- Feb 2022
9/8g Hinter der Zettelkastentechnik steht dieErfahrung: Ohne zu schreiben kann mannicht denken – jedenfalls nicht in anspruchsvollen,selektiven Zugriff aufs Gedächtnis voraussehendenZusammenhängen. Das heißt auch: ohne Differenzen einzukerben,kann man nicht denken.
9/8g The Zettelkasten technique is based on experience: You can't think without writing—at least not in contexts that require selective access to memory.
That also means: you can't think without notching differences.
There's something interesting about the translation here of "notching" occurring on an index card about ideas which can be linked to the early computer science version of edge-notched cards. Could this have been a subtle and tangential reference to just this sort of computing?
The idea isn't new to me, but in the last phrase Luhmann tangentially highlights the value of the zettelkasten for more easily and directly comparing and contrasting the ideas on two different cards which might be either linked or juxtaposed.
- Graeber and Wengrow ideas of storytelling
Shield of Achilles and ekphrasis thesis
https://hypothes.is/a/I-VY-HyfEeyjIC_pm7NF7Q With the further context of the full quote including "with selective access to memory" Luhmann seemed to at least to make space (if not give a tacit nod?) to oral traditions which had methods for access to memories in ways that modern literates don't typically give any credit at all. Johannes F.K .Schmidt certainly didn't and actively erased it in Niklas Luhmann’s Card Index: The Fabrication of Serendipity.
- scientific method
- compare and contrast
- shield of Achilles
- origins of the computer
- computer science
- edge-notched cards
- tools for thought
- mechanical computing
It was not until the 14th century that scientists created the first sophisticated astronomical clocks.
The first sophisticated astronomical clocks were not created until the 14th century.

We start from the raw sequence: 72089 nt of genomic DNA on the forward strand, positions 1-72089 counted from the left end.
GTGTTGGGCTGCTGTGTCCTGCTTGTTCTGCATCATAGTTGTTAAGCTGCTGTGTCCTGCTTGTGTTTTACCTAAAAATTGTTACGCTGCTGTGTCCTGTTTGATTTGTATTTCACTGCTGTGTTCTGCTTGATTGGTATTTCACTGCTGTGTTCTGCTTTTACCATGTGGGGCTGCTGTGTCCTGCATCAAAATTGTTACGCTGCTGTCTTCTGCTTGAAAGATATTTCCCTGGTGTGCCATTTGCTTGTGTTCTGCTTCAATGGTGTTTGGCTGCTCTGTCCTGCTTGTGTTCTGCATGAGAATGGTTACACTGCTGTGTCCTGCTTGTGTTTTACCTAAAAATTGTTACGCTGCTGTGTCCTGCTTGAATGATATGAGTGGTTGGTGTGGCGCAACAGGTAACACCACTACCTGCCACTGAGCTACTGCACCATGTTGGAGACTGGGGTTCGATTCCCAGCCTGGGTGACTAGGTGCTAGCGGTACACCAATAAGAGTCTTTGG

the first precision-geared mechanism known is a relatively simple—yet impressive for the time—geared sundial and calendar of Byzantine origin dating to about C.E. 600.
The first known precision-geared mechanism is a sundial and calendar of Byzantine origin dating to circa 600 C.E.
- Jan 2022
The essay is most famous for its description of a hypothetical information-retrieval system, the Memex, a kind of mechanical Evernote, in which a person's every "book, record, or communication" was microfilmed and cataloged.
It really kills me that there's so much hero worship of all this, particularly given the information processing power of index card systems at the time. I don't really think it took such a leap to image automating such a system given the technological bent of the time.
Of course actually doing it is another thing, but conceptualizing the idea at the time would have be de rigueur.
- Dec 2021
In § 3, I explain that to have a life of its own, a card index must be provid-ed with self-referential closure.
In order to become a free-standing tool, the card index needed to have self-referential closure.
This may have been one of the necessary steps for the early ideas behind computers. In addition to the idea of a clockwork universe, the index card may have been a step towards early efforts at creating the modern computer.
- Aug 2021